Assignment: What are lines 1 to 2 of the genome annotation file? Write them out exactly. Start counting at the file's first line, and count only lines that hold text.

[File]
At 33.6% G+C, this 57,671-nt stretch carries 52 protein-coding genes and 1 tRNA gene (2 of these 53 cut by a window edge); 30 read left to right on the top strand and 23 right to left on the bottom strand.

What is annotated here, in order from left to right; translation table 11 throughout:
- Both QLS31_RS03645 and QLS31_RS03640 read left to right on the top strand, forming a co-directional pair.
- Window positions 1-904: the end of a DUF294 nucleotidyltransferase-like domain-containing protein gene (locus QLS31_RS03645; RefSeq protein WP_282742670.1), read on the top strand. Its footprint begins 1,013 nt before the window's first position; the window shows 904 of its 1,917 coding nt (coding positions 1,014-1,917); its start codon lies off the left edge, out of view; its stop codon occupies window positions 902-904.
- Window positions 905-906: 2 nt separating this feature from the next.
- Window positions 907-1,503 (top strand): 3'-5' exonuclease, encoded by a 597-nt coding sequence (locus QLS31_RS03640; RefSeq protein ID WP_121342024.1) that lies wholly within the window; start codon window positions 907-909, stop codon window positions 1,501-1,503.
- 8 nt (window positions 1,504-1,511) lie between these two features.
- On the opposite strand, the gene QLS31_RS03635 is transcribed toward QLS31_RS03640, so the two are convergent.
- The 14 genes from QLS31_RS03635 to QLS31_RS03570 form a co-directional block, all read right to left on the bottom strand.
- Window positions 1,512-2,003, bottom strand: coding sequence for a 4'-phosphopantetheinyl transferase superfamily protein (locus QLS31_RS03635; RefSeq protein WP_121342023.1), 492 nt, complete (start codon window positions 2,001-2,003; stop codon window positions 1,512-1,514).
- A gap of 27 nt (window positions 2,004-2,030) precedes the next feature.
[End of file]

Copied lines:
At 33.6% G+C, this 57,671-nt stretch carries 52 protein-coding genes and 1 tRNA gene (2 of these 53 cut by a window edge); 30 read left to right on the top strand and 23 right to left on the bottom strand.

What is annotated here, in order from left to right; translation table 11 throughout: